Becoming Less BusyPosted: Nov 13 in Weight loss by Staff
An excessively busy schedule takes some time to develop. It often starts in the form of one or two basic obligations, but grows more excessive with time. In our culture, being busy is often synonymous with being productive, successful or responsible. To get ahead, you must always have somewhere to be, someone to see and something to do.
As you make the choice to improve your health, being constantly busy may interfere with your wellness goals. Weight loss is something you’ll need to make time for in your life. Obesity is a disease, and to overcome this disease, you have to make behavioral changes that will influence your overall lifestyle. In addition to following your weight loss doctor’s instructions when it comes to what you eat and how active you are, you’ll be encouraged to make changes to your schedule, your stress management practices and the way you spend your down time.
Resisting the Urge to be Busy
Sometimes the clock really moves faster than you might wish. A half hour getting yourself and kids dressed, followed by a quick breakfast and packed lunches, eight hours at the office, two hours of commuting, another half an hour of “quick” errands on your way home, an hour of cooking dinner, an hour of eating dinner, two hours of helping with homework, an hour or two of housework, half an hour of exercise, another hour of paperwork or household tasks—and we all hope for eight hours of sleep.
If you were counting, the day described above demanded over 24 hours to complete—meaning that your day of simple tasks really requires a second day.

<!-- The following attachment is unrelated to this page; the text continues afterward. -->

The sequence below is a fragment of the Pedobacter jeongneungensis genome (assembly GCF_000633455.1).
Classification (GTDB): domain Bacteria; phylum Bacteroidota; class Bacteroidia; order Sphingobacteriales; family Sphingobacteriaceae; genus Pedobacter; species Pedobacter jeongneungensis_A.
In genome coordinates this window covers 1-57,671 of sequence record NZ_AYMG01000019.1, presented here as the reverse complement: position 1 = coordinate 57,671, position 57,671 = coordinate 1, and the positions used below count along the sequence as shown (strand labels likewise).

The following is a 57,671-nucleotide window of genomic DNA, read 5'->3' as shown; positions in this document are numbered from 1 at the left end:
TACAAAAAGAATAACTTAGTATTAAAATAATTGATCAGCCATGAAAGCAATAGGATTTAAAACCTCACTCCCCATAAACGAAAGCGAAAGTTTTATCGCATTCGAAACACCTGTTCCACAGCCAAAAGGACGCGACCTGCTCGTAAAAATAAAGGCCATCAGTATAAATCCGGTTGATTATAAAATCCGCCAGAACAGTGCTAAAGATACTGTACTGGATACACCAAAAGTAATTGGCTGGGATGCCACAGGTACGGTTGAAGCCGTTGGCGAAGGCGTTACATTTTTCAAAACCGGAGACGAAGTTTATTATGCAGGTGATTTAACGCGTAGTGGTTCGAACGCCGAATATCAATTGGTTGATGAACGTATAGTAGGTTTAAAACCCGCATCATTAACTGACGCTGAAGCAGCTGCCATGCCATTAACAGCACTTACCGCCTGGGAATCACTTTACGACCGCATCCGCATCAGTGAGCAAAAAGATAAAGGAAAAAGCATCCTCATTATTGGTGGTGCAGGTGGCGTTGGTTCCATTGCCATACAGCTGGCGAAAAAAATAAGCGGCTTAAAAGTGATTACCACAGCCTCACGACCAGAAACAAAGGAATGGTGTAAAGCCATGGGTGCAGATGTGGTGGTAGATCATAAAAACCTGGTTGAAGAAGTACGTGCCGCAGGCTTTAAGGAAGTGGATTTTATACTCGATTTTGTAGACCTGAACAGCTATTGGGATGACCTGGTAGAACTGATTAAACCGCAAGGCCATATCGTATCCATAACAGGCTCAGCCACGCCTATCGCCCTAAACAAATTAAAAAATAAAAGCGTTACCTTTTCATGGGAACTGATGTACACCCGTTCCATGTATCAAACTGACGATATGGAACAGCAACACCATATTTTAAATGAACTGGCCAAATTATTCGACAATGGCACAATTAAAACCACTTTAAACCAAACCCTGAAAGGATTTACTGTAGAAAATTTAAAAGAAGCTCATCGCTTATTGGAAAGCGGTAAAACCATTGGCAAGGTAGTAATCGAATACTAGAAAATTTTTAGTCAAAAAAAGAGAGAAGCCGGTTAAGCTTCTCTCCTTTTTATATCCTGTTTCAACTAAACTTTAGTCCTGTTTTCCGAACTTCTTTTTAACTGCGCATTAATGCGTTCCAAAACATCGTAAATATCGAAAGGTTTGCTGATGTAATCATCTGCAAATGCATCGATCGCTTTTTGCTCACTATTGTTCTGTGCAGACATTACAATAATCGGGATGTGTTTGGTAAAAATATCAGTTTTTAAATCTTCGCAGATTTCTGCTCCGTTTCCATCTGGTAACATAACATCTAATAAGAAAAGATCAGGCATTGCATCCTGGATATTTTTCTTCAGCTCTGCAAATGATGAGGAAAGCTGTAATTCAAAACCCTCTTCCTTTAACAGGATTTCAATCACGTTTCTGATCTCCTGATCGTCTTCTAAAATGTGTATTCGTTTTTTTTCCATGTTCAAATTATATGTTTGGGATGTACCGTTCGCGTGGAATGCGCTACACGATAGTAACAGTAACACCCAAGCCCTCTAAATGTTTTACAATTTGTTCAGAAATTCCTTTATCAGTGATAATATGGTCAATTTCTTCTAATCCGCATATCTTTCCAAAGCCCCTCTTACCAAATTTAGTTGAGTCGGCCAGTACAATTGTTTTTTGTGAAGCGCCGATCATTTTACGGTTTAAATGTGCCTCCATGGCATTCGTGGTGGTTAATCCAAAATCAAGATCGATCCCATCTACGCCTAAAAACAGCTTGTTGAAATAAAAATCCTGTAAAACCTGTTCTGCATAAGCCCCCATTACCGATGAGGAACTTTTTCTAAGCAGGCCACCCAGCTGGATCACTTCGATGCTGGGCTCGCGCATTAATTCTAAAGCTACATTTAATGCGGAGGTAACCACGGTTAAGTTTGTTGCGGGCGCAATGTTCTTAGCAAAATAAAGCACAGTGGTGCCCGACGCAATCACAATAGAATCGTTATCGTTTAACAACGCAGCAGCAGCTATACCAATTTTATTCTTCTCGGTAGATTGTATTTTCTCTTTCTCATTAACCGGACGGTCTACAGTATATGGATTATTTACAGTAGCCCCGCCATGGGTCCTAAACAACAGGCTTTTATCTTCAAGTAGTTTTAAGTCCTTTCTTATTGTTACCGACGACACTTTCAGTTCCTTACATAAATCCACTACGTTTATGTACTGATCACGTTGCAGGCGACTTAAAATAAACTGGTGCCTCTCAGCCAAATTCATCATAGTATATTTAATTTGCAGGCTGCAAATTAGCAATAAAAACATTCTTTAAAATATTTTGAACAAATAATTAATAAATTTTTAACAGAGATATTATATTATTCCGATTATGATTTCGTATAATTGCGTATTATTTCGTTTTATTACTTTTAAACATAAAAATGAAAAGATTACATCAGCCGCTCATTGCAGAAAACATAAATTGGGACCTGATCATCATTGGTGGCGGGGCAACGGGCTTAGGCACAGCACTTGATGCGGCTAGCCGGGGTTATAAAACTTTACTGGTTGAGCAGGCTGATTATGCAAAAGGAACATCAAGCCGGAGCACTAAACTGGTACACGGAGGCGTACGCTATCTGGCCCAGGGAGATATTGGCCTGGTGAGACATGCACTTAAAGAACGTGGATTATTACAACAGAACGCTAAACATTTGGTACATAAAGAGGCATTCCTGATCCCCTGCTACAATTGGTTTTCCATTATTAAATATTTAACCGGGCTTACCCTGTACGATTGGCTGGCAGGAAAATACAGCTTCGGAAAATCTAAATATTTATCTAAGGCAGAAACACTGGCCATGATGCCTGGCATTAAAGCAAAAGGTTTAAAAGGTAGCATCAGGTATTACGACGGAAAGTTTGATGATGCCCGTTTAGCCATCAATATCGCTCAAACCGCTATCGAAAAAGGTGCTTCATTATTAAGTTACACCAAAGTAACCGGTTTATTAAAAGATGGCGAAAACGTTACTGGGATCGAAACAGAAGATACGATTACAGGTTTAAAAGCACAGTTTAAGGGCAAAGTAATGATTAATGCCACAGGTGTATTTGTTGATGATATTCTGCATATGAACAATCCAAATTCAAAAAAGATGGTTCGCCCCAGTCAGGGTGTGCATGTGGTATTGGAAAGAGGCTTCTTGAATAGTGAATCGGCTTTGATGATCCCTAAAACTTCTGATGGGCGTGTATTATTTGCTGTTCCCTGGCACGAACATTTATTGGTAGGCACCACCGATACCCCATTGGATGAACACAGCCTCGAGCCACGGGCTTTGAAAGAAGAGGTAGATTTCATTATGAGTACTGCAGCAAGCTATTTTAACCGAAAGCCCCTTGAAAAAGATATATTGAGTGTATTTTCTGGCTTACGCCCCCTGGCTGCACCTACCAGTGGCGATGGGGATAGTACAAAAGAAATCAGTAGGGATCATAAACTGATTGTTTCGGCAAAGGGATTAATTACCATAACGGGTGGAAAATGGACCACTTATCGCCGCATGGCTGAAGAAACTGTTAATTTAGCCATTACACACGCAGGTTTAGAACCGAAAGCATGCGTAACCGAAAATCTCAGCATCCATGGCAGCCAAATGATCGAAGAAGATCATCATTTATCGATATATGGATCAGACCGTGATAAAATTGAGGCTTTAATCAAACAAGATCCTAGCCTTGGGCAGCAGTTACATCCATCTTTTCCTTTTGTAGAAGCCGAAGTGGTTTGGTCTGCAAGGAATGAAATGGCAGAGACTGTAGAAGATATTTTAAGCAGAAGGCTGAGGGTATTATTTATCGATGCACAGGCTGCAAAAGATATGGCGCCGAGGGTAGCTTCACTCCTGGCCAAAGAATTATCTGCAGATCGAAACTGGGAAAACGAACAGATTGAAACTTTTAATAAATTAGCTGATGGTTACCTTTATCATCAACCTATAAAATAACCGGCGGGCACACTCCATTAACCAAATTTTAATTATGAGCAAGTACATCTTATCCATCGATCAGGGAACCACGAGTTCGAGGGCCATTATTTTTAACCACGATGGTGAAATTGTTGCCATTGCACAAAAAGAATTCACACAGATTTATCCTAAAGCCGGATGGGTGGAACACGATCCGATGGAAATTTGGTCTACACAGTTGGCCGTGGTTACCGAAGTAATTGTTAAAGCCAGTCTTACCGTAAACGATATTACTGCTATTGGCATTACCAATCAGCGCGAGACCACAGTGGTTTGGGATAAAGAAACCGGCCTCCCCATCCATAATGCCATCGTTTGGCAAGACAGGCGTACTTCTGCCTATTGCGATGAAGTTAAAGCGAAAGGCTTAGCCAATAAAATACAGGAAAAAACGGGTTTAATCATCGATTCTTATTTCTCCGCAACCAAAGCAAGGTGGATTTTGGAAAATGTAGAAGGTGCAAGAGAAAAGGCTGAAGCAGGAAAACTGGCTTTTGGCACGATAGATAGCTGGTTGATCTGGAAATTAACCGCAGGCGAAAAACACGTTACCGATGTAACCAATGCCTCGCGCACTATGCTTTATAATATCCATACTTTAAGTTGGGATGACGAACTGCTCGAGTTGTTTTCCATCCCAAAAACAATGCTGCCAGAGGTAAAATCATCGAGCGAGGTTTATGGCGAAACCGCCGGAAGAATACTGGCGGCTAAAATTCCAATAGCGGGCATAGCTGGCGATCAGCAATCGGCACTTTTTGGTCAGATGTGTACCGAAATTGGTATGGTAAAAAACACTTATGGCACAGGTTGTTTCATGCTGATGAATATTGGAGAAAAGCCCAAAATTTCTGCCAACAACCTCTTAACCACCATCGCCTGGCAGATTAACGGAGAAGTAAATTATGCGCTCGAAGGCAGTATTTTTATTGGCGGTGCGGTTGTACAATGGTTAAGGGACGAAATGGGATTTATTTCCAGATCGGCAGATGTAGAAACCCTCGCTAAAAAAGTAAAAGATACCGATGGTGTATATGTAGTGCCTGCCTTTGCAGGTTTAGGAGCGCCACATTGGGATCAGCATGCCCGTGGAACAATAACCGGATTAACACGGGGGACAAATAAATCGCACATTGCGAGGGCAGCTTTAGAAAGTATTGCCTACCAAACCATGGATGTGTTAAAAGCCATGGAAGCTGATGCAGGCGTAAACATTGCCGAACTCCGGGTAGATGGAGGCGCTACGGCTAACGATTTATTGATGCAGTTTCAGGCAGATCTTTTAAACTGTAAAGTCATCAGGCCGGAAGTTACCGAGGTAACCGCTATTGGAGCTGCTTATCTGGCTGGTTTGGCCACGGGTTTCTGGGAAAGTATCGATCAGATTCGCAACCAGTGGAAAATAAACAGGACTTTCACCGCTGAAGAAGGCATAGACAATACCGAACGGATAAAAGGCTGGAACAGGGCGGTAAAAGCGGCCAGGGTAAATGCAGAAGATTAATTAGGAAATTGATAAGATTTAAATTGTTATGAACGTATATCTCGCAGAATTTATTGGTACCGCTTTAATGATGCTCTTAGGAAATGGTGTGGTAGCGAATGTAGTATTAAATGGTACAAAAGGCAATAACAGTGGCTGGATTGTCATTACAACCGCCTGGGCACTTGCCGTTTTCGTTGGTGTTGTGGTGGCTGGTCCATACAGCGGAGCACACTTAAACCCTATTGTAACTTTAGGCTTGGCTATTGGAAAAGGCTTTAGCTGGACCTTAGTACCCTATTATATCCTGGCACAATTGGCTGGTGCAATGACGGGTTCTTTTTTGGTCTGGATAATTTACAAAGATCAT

It isn’t possible to squeeze more hours into the day, and this will often mean that something in this mix of daily to-dos will have to go. Prioritizing the tasks in front of you and learning how to reduce your obligations can make a huge difference in the course of your weight loss program, as well as in your ability to maintain lasting wellness.
You can reduce your busy schedule by:
- Learning to say no. At home, with friends, at the office—learn how to say no and mean it. Tell someone when a task is really going to be too much for you to handle. Don’t take on more than you can handle, even if the task at hand is seemingly fun.
- Scheduling in “you” time. You schedule in time for meetings at work, for your family’s obligations and for other events. Why not schedule in time for your own workout? Make plans to work out with a friend and stick to it.
- Prioritizing your engagements. What needs to be done, what do you like to do and what can you leave out? Ask yourself these questions as you review your weekly to-do list. If there is something you don’t need to be spending time on, let it go.
As you arrange your time in a manner that creates more opportunities for you to focus on your health, consider ways that you can improve your wellbeing by managing stress. Carve out time to be alone with loved ones, turn off your computer and cell phone after dinner and take time each day to sit in silence and meditate briefly on your own. Small behavioral changes like these can make a big difference in the level of “busyness” you experience in life.